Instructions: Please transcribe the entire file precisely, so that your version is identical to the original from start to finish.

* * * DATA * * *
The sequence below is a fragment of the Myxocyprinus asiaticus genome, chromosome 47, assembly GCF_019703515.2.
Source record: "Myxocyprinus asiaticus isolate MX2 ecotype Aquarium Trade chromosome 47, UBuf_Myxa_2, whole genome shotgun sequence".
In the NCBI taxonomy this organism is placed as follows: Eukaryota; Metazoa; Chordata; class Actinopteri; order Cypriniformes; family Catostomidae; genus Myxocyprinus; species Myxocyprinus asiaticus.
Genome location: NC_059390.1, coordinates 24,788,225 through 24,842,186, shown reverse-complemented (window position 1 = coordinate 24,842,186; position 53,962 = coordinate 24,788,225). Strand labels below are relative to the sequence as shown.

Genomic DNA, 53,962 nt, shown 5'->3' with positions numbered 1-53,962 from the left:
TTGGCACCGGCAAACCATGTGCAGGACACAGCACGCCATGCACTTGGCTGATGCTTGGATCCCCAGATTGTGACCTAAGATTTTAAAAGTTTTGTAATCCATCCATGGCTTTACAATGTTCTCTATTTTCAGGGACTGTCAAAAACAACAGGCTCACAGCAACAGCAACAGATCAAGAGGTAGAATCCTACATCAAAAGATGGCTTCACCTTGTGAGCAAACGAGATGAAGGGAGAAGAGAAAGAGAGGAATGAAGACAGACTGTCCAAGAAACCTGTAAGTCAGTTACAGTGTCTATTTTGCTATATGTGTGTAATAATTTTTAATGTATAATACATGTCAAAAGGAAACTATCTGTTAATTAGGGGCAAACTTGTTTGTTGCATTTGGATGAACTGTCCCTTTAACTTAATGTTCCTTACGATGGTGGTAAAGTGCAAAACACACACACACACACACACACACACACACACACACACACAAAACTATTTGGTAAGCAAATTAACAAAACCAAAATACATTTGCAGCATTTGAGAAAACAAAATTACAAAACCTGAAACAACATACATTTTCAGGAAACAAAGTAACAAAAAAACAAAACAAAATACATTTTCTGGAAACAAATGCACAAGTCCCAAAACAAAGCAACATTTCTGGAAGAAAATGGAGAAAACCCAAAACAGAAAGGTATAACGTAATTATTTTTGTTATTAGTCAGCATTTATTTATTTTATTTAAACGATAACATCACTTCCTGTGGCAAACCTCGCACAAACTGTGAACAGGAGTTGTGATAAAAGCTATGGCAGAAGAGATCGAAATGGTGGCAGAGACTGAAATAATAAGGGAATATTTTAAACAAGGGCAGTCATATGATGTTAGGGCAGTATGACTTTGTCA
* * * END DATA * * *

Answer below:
The sequence below is a fragment of the Myxocyprinus asiaticus genome, chromosome 47, assembly GCF_019703515.2.
Source record: "Myxocyprinus asiaticus isolate MX2 ecotype Aquarium Trade chromosome 47, UBuf_Myxa_2, whole genome shotgun sequence".
In the NCBI taxonomy this organism is placed as follows: Eukaryota; Metazoa; Chordata; class Actinopteri; order Cypriniformes; family Catostomidae; genus Myxocyprinus; species Myxocyprinus asiaticus.
Genome location: NC_059390.1, coordinates 24,788,225 through 24,842,186, shown reverse-complemented (window position 1 = coordinate 24,842,186; position 53,962 = coordinate 24,788,225). Strand labels below are relative to the sequence as shown.

Genomic DNA, 53,962 nt, shown 5'->3' with positions numbered 1-53,962 from the left:
TTGGCACCGGCAAACCATGTGCAGGACACAGCACGCCATGCACTTGGCTGATGCTTGGATCCCCAGATTGTGACCTAAGATTTTAAAAGTTTTGTAATCCATCCATGGCTTTACAATGTTCTCTATTTTCAGGGACTGTCAAAAACAACAGGCTCACAGCAACAGCAACAGATCAAGAGGTAGAATCCTACATCAAAAGATGGCTTCACCTTGTGAGCAAACGAGATGAAGGGAGAAGAGAAAGAGAGGAATGAAGACAGACTGTCCAAGAAACCTGTAAGTCAGTTACAGTGTCTATTTTGCTATATGTGTGTAATAATTTTTAATGTATAATACATGTCAAAAGGAAACTATCTGTTAATTAGGGGCAAACTTGTTTGTTGCATTTGGATGAACTGTCCCTTTAACTTAATGTTCCTTACGATGGTGGTAAAGTGCAAAACACACACACACACACACACACACACACACACACACACACAAAACTATTTGGTAAGCAAATTAACAAAACCAAAATACATTTGCAGCATTTGAGAAAACAAAATTACAAAACCTGAAACAACATACATTTTCAGGAAACAAAGTAACAAAAAAACAAAACAAAATACATTTTCTGGAAACAAATGCACAAGTCCCAAAACAAAGCAACATTTCTGGAAGAAAATGGAGAAAACCCAAAACAGAAAGGTATAACGTAATTATTTTTGTTATTAGTCAGCATTTATTTATTTTATTTAAACGATAACATCACTTCCTGTGGCAAACCTCGCACAAACTGTGAACAGGAGTTGTGATAAAAGCTATGGCAGAAGAGATCGAAATGGTGGCAGAGACTGAAATAATAAGGGAATATTTTAAACAAGGGCAGTCATATGATGTTAGGGCAGTATGACTTTGTCA